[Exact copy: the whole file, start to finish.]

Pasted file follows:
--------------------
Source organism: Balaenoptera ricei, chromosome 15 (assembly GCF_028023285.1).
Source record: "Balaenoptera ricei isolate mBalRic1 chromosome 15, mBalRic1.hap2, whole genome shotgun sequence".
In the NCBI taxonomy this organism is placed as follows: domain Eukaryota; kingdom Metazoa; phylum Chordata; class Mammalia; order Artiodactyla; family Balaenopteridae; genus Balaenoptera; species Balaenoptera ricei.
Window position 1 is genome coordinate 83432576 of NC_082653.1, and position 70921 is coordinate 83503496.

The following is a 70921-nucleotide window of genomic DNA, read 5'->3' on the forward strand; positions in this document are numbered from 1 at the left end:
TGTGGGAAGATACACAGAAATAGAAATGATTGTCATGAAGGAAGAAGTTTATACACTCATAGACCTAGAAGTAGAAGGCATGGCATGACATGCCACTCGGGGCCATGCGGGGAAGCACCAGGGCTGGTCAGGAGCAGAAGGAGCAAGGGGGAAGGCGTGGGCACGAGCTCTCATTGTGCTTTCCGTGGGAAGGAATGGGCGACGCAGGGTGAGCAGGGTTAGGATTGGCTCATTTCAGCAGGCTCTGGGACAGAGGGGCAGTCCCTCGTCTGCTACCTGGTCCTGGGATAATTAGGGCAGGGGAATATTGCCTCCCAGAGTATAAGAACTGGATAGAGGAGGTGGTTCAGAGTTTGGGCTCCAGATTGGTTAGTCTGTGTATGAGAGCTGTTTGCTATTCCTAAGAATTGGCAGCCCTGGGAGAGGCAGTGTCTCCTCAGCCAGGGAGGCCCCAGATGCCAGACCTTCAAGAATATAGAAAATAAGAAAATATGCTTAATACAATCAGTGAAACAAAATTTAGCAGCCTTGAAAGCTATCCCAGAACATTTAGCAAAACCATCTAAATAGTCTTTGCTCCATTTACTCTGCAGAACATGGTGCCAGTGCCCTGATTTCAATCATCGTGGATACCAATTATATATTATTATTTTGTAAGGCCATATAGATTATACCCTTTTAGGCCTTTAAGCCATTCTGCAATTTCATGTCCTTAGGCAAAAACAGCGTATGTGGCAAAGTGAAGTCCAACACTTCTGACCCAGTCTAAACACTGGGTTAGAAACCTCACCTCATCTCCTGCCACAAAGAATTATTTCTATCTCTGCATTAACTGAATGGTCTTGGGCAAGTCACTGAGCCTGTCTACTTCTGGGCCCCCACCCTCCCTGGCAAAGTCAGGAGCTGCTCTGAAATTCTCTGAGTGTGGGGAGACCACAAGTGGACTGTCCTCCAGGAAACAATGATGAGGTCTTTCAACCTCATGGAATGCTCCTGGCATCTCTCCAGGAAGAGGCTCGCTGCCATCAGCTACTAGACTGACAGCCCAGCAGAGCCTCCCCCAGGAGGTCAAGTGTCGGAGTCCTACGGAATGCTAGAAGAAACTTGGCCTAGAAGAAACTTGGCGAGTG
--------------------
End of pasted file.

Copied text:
Source organism: Balaenoptera ricei, chromosome 15 (assembly GCF_028023285.1).
Source record: "Balaenoptera ricei isolate mBalRic1 chromosome 15, mBalRic1.hap2, whole genome shotgun sequence".
In the NCBI taxonomy this organism is placed as follows: domain Eukaryota; kingdom Metazoa; phylum Chordata; class Mammalia; order Artiodactyla; family Balaenopteridae; genus Balaenoptera; species Balaenoptera ricei.
Window position 1 is genome coordinate 83432576 of NC_082653.1, and position 70921 is coordinate 83503496.

The following is a 70921-nucleotide window of genomic DNA, read 5'->3' on the forward strand; positions in this document are numbered from 1 at the left end:
TGTGGGAAGATACACAGAAATAGAAATGATTGTCATGAAGGAAGAAGTTTATACACTCATAGACCTAGAAGTAGAAGGCATGGCATGACATGCCACTCGGGGCCATGCGGGGAAGCACCAGGGCTGGTCAGGAGCAGAAGGAGCAAGGGGGAAGGCGTGGGCACGAGCTCTCATTGTGCTTTCCGTGGGAAGGAATGGGCGACGCAGGGTGAGCAGGGTTAGGATTGGCTCATTTCAGCAGGCTCTGGGACAGAGGGGCAGTCCCTCGTCTGCTACCTGGTCCTGGGATAATTAGGGCAGGGGAATATTGCCTCCCAGAGTATAAGAACTGGATAGAGGAGGTGGTTCAGAGTTTGGGCTCCAGATTGGTTAGTCTGTGTATGAGAGCTGTTTGCTATTCCTAAGAATTGGCAGCCCTGGGAGAGGCAGTGTCTCCTCAGCCAGGGAGGCCCCAGATGCCAGACCTTCAAGAATATAGAAAATAAGAAAATATGCTTAATACAATCAGTGAAACAAAATTTAGCAGCCTTGAAAGCTATCCCAGAACATTTAGCAAAACCATCTAAATAGTCTTTGCTCCATTTACTCTGCAGAACATGGTGCCAGTGCCCTGATTTCAATCATCGTGGATACCAATTATATATTATTATTTTGTAAGGCCATATAGATTATACCCTTTTAGGCCTTTAAGCCATTCTGCAATTTCATGTCCTTAGGCAAAAACAGCGTATGTGGCAAAGTGAAGTCCAACACTTCTGACCCAGTCTAAACACTGGGTTAGAAACCTCACCTCATCTCCTGCCACAAAGAATTATTTCTATCTCTGCATTAACTGAATGGTCTTGGGCAAGTCACTGAGCCTGTCTACTTCTGGGCCCCCACCCTCCCTGGCAAAGTCAGGAGCTGCTCTGAAATTCTCTGAGTGTGGGGAGACCACAAGTGGACTGTCCTCCAGGAAACAATGATGAGGTCTTTCAACCTCATGGAATGCTCCTGGCATCTCTCCAGGAAGAGGCTCGCTGCCATCAGCTACTAGACTGACAGCCCAGCAGAGCCTCCCCCAGGAGGTCAAGTGTCGGAGTCCTACGGAATGCTAGAAGAAACTTGGCCTAGAAGAAACTTGGCGAGTG